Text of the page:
Curious Pleasures Hardback
The best libraries in Victorian Britain kept this tome under lock and key, permitting access only to doctors and professors.
Scotland Yard had a copy in their reference library, and even Sherlock Holmes may have had recourse to a copy in certain investigations.
In private collections across the English speaking world, it was kept on top shelves, or safely stowed in locked cabinets, beyond the reach of minors, domestics and spouses.
Any woman who gazed upon its pages was said to have fainted away.
The church campaigned to have it banned and the German translation was burned at Nuremberg.
Many antiquarian book sellers believe the book to have been a myth, others claimed it changed hands at enormous cost, and some are certain all original copies are now lost.
But Curious Pleasures does exist and is back in print - nearly a century since it's last apocryphal edition.
This encyclopaedic treasure of adult pleasures, dysfunctions and unacceptable female behaviour has been fully restored with the original illustrations intact.
In modern hands, this forbidden work of scholarly madness will prove hilarious.
- Format: Hardback
- Pages: 304 pages
- Publisher: Ebury Publishing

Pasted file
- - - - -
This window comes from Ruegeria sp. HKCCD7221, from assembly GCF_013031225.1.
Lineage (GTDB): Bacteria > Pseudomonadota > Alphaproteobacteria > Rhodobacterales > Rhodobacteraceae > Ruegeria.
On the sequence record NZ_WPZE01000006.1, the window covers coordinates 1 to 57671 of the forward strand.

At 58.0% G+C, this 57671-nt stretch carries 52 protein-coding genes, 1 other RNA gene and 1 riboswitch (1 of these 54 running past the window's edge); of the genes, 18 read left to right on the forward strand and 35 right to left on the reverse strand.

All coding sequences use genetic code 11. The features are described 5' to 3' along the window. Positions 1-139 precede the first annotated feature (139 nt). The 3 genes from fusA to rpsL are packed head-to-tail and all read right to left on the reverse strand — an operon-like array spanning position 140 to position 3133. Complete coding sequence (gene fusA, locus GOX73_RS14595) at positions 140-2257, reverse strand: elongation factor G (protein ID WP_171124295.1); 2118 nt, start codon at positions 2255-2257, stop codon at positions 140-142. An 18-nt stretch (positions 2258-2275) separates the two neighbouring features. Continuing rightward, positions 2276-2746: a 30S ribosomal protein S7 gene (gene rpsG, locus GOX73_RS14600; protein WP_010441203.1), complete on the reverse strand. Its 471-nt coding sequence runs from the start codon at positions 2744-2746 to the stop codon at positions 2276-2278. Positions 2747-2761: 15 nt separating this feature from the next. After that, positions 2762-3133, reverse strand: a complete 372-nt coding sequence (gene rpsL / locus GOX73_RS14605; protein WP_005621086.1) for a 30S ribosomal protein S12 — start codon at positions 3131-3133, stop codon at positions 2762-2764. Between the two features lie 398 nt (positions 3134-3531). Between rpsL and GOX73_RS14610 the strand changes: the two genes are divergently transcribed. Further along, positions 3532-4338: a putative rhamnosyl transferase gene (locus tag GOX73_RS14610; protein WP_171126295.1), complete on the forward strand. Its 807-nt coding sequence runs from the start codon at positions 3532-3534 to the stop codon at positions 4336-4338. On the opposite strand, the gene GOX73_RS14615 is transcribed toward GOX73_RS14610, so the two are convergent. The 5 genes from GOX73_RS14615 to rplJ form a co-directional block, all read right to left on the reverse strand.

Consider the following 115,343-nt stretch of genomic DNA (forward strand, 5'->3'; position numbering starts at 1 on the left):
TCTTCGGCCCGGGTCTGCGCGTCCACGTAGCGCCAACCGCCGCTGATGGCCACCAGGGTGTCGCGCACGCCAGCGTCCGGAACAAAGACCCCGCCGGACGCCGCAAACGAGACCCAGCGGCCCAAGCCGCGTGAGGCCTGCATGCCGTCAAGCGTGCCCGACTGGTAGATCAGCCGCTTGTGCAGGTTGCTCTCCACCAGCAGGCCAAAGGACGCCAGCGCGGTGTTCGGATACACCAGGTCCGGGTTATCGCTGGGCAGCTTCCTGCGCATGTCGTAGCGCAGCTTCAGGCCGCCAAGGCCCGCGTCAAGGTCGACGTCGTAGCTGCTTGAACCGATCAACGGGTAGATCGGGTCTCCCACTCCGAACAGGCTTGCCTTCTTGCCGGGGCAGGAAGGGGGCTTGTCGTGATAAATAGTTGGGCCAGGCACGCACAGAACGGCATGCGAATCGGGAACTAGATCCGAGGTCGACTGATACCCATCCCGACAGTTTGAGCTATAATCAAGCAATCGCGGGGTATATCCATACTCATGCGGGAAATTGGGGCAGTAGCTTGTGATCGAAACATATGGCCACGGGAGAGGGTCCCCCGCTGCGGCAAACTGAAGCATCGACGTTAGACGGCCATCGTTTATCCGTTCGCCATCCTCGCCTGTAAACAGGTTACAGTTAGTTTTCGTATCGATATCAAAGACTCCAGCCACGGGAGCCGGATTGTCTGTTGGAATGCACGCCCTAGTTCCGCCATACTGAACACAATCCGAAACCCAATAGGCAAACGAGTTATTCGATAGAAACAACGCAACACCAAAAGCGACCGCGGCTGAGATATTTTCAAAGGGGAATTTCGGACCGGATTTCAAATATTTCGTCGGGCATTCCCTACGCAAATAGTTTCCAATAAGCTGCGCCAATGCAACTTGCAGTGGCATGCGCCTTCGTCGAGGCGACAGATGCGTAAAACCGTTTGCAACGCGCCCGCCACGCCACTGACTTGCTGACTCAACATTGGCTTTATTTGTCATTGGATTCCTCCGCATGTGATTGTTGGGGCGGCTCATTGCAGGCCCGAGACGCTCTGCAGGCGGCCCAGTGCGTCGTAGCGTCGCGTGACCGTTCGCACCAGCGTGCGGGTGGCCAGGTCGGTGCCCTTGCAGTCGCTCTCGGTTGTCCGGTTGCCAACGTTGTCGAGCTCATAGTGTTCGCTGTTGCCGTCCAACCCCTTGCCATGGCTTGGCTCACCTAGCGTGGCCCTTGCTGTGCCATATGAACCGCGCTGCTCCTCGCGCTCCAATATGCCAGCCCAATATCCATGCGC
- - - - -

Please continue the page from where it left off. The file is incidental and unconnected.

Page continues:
- Publication Date: 04/10/2007
- Category: Humour collections & anthologies
- ISBN: 9781905264131
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Review by LordBangholm
This beautifully bound volume is presented as an Victorian encyclopedia of sexual behavior, but Wikipedia identifies The Reverend Dr Erasmus St Jude Croom as a pseudonym of Aishling Morgan, our most prolific and imaginative contemporary writer of erotica. It's a delicious spoof, carried through with meticulous attention to detail. The tone of high Victorian pompousness is maintained through an alphabetical series of humorous entries on the byways of human sexuality, enlivened by amusing and arousing anecdotes from the reverend doctor's own fearless personal research. Charming line drawings show elegant Victorian ladies and gentlemen, more or less formally dressed, in a variety of kinky scenarios. Although the intention of the book is to entertain, it contains much solid information and sensible advice amongst the smut and silliness. So shines a good deed in a naughty world, as the Bard has it. A delight!